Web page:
I would also say that two years into our development and despite the challenges, we are fully standing by our own targets for local economic benefit in Scotland. We believe that if Scotland holds its nerve on backing port investment and supports its supply chain’s transition to renewables, the nation will also reap the economic benefits from ScotWind.

With our founder companies’ experience of transforming Port La-Nouvelle in France into a floating wind hub for the Mediterranean and port investments globally, our estimation of the credibility of development plans put forward by ports like Scapa Flow is very high. 
I would highlight two key opportunities that Scotland can realistically leverage: automation-driven manufacturing (including cables, nacelles and blades, and secondary steel production) and floating wind goods and services, where Scotland can become the world’s specialist. While we intend to publish papers on both topics in full, here’s a précis of how we view these opportunities.

• Automated and gap-filler manufacturing. A nation with a Just Transition at the heart of its policy cannot target manufacturing opportunities where low-cost labour is the deciding factor for commercial viability. Scotland does, however, have access to world-leading deepwater operational and engineering expertise, as well as a global reputation for innovation in materials, processes and automation through the catapult network and the National Manufacturing Institute of Scotland. 

The opportunity for Scotland in the near future is to target those manufacturing processes that are easy to automate, such as tubular rolling (for towers, pin piles and suction caissons), or those where disruptive innovation (accessing the ready funding we have in the UK) can tackle hard-to-automate processes.

Other target areas would be components that have a high transportation (and carbon) price, such as panel lines (for floating substructures utilising shipbuilding techniques) which lend themselves to local manufacturing or meet a current global under-supply  (as Sumitomo is doing with its planned cables factory in Scotland). 

Secondary steel production (meaning anything that is not the foundation or tower) is also a compelling opportunity for Scottish businesses as highlighted at the recent ETZ event in Aberdeen. Attracting a major primary steel producer first would be the most realistic trigger for the local businesses to enter the market.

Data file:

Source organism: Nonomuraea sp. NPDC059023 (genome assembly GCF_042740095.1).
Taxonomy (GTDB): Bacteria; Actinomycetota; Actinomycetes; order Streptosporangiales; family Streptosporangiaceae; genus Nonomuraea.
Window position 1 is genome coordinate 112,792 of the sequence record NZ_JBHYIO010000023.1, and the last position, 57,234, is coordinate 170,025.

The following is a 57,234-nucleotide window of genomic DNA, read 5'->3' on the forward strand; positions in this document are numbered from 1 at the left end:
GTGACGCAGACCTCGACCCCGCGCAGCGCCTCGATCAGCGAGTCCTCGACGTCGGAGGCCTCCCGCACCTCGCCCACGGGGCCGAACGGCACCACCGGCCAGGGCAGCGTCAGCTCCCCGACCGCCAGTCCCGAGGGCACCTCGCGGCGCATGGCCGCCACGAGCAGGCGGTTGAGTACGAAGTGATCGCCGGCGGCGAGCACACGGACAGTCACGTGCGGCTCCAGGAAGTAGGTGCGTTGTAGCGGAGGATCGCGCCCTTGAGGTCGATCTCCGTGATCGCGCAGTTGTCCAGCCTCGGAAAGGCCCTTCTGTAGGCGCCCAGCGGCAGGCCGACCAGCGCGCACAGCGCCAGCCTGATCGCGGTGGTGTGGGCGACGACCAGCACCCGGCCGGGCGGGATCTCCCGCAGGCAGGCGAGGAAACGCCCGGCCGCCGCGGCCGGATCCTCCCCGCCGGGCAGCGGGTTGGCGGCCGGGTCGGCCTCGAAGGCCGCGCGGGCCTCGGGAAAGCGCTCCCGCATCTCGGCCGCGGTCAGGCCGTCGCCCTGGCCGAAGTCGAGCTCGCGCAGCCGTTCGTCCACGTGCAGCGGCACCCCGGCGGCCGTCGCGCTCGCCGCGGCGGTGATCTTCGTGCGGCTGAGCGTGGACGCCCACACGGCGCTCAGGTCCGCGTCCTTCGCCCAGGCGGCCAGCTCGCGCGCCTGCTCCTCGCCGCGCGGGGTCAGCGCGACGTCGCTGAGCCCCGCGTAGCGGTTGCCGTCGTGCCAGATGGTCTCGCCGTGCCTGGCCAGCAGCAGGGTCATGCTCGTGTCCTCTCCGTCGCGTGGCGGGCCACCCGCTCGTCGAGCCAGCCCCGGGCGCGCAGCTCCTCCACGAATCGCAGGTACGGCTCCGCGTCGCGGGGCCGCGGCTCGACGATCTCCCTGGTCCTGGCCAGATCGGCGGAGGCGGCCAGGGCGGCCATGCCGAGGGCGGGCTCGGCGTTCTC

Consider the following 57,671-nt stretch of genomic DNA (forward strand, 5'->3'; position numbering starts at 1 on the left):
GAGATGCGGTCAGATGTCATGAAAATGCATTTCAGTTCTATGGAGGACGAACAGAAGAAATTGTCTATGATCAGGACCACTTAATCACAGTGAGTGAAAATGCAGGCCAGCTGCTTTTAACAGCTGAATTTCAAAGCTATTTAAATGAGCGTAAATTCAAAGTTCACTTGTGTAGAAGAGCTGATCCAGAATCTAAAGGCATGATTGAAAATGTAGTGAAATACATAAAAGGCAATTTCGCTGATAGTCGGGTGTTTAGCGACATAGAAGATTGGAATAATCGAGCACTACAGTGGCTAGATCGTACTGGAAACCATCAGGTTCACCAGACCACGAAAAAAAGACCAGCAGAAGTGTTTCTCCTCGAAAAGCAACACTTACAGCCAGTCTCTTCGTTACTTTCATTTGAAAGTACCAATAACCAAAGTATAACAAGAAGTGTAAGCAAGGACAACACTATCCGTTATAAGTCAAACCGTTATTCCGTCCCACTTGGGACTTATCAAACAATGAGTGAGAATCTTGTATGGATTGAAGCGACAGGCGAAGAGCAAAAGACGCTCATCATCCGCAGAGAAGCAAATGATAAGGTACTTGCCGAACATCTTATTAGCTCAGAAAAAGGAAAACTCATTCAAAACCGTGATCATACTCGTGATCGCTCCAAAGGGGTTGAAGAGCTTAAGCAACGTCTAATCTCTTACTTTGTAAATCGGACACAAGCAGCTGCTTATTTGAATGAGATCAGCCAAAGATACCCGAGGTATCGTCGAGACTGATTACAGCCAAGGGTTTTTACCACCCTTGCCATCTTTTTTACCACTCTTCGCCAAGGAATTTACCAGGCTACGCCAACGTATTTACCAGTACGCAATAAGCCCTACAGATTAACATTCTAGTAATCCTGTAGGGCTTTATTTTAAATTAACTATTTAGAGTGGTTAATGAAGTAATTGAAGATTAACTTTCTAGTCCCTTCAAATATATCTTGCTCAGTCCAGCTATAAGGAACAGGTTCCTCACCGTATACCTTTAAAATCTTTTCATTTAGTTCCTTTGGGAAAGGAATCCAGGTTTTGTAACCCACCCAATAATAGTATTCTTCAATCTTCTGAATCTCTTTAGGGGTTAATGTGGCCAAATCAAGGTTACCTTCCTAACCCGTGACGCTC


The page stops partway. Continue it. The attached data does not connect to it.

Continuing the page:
• Exportable floating wind technologies. This is not unrealistic – Scotland has been the location for the world’s first and biggest floating wind farms. We also have the experience of forging a global leadership position in subsea technologies off the back of the 1970s oil and gas boom in Scotland’s North East (the UK as a whole still has a whopping 40% share in the global underwater engineering market). Having a local market that is receptive to trialling innovative goods and services proved to be the competitive edge in that case, and can be again, as we and other developers site the next generation of floating wind farms here (this time at the utility-scale rather than demo-scale).

A policy driver will need to be standardisation of the industry’s components, however, and this is a leadership position that Scottish Government and local industry can take on the world stage. When choosing our floating foundation, we have come up against a market with a bewildering plethora of untested designs (to date, we have reviewed more than 90!). This is a headache for us, but a bigger one for a supply chain that is trying to anticipate those that will actually gain a market foothold and invest in developing bespoke production facilities, goods and services. 

Having worked in offshore wind since its very inception and seen many overly optimistic views of the supply chain opportunity in the UK, I believe that these are the two most credible big opportunities for Scotland. If we can steady the ship when it comes to policy, grid, and regulation in the meantime, at both the Scottish and UK government levels, there is every reason to stay optimistic about the ScotWind programme despite the international headwinds we face.

This article is sponsored by Thistle Wind Partners